Businesses are prone to the malaise of the rolling agenda. The common picture being that every, say, Monday at 10:00 the team meets for an hour to go through a set agenda, working hard to keep it to an hour. Typically, the meeting over-runs, covering only the urgent operational matters and seldom the more transformational, forward looking needs of the business. Teams frequently spend too much time working in the business and not enough time working on the business. To check this tendency the Purpose question provides a strategic analysis of what you need to be working on, at the team level, in order to achieve your business plan. It is a relevance check and helps to maintain a balance in teamwork. If your meetings are not focussed on the most pertinent questions what are they for?

Far too many meetings have team members sitting around waiting for their turn to present, when they could be getting on with other priority work.

Sometimes the answers the Purpose question throws up can be surprising. Take Darryl, who decided to review the Purpose of their monthly Board preparation cycle. When he and his team fearlessly explored what they were asking the International regions to do they realised they had been getting the, already over-stretched, regional managers (and their teams) to do work that would be mostly repeated a week later. They had been doing this for 5 years. The resulting saving in time was immense and positively impacted the wider organisation. Of course, not all Purpose discussions produce such dramatic results but, routinely, the 3-5 minutes taken to ask ‘Why’ helps to bring clarity, priority and a sense of ownership into the meeting.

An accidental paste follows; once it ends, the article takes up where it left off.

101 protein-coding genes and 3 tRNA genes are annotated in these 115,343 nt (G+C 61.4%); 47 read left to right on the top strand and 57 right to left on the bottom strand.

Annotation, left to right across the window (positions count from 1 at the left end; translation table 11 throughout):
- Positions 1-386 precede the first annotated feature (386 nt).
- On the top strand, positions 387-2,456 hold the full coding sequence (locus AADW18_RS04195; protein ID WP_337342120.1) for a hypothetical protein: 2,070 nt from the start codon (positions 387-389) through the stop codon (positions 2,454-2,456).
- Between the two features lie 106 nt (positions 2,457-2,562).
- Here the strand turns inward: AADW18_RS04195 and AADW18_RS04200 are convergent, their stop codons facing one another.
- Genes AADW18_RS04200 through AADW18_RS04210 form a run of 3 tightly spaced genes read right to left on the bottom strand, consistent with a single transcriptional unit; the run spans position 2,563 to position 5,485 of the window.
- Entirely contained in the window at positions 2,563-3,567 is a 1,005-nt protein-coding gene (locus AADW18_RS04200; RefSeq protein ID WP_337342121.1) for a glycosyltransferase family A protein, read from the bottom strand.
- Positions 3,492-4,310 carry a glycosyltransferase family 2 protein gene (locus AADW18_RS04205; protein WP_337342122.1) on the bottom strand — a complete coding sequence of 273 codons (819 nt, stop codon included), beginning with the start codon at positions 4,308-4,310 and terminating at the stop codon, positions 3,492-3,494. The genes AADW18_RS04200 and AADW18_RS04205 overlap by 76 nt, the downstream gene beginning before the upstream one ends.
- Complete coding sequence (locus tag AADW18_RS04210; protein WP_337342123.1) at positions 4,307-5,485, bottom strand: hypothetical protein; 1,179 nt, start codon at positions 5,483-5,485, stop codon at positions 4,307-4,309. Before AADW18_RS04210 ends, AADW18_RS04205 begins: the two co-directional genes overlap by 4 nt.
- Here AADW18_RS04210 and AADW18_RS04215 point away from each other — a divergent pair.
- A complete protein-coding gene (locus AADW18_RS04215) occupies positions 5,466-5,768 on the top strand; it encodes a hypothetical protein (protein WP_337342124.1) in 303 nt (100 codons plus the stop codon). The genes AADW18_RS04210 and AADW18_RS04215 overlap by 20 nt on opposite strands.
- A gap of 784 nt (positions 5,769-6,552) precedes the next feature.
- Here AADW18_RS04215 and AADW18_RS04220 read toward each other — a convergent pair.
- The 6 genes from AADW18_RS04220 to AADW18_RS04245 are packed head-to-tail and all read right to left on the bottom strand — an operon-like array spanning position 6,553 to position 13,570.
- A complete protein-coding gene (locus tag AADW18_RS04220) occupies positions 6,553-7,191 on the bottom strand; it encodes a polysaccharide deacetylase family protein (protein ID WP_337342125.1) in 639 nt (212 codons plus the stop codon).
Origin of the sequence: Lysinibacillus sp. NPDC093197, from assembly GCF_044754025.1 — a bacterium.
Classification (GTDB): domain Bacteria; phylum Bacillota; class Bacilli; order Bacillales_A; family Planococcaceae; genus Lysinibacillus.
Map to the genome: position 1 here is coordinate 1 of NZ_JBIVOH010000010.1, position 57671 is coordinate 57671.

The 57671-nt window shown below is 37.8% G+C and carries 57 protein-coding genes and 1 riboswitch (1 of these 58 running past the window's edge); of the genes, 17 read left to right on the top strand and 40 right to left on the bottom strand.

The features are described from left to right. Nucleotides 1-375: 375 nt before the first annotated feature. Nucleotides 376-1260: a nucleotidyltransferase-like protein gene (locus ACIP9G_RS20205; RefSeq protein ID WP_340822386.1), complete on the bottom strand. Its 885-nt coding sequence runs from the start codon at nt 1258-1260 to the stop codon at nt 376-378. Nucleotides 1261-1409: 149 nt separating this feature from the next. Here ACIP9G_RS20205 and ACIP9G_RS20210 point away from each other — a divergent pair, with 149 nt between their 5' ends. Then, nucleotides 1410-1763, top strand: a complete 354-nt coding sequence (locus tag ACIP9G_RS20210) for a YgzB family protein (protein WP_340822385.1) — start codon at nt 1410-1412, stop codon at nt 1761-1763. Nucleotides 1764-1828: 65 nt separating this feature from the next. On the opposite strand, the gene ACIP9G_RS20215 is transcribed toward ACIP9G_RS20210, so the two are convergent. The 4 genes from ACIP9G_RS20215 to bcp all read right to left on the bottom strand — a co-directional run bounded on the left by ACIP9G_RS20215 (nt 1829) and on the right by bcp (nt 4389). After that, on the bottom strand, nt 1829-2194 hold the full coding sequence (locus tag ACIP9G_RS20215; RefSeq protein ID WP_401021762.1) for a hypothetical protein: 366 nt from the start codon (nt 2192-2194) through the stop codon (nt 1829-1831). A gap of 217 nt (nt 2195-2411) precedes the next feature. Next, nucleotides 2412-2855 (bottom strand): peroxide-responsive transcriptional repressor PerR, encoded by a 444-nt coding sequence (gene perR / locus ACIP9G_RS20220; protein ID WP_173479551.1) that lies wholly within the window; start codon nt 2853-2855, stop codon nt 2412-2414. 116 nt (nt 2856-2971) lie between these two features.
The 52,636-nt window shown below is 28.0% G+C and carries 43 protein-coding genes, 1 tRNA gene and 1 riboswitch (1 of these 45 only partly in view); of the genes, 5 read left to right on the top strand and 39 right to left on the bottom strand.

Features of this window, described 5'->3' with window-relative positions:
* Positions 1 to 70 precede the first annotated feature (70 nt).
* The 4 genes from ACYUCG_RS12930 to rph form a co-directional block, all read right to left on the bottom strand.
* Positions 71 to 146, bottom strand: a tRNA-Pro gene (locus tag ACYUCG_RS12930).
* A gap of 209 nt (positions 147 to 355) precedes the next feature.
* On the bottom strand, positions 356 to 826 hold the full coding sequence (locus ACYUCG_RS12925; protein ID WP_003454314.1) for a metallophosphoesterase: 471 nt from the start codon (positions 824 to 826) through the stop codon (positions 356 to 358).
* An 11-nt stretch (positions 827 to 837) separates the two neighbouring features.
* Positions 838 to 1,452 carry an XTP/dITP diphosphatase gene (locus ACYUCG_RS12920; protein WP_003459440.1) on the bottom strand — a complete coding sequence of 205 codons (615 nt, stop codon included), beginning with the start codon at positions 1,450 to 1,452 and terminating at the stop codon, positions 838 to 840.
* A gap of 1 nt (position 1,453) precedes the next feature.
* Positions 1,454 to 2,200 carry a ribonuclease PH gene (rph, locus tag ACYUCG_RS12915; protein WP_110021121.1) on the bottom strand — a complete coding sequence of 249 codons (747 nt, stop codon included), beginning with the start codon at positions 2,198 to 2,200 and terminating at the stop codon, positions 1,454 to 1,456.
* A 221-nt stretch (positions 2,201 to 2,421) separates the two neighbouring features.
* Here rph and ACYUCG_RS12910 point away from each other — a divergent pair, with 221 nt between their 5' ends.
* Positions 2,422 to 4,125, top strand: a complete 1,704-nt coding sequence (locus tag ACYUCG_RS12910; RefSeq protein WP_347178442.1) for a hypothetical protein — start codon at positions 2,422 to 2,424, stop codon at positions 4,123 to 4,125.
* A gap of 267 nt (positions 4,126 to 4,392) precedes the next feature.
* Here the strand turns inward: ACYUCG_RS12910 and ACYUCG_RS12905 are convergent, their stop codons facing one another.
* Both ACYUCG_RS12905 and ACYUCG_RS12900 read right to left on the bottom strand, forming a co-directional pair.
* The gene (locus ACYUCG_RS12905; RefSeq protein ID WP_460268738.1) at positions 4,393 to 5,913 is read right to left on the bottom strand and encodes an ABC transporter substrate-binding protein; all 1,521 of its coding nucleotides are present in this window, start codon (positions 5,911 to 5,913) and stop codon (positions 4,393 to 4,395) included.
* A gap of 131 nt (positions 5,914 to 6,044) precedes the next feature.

The Process you use to achieve your Purpose will be driven by the nature of the Purpose. And this is where most teams go wrong. They simply ‘do what they do’ when working as a team, with the vast majority using a combination of operational reporting and project update Processes in all meetings, regardless of the Purpose. Useful in their own right but never designed to, for example, assess the Total Addressable Market in your sector or identify the learning that emerges when you look across your business division’s performance. If you know you need to come to a decision use a decision making process. If you need to discover best practice use an inquiry process, and so on.  As an aid to thinking about mapping Purpose to Process here are four continuums we have recently developed, through our work with client teams.(See Teamwork Process Map below)





Is your Purpose more strategic or more operational? Are you looking to set or refine direction (strategic) or report on progress or deviations against plan (operational)? Even most senior team meetings are weighted towards an operational focus, not giving enough oxygen to the unfolding work of strategy. And this is why they often end up being so tedious. When challenged, teams say that there is never enough time to debate strategy, because of the busyness of the urgent and important operational matters. But, of course, if the only Processes you deploy are designed to focus on operational matters you will never ‘find time’ to work on more strategic issues. You have not equipped yourself with the right Process tools.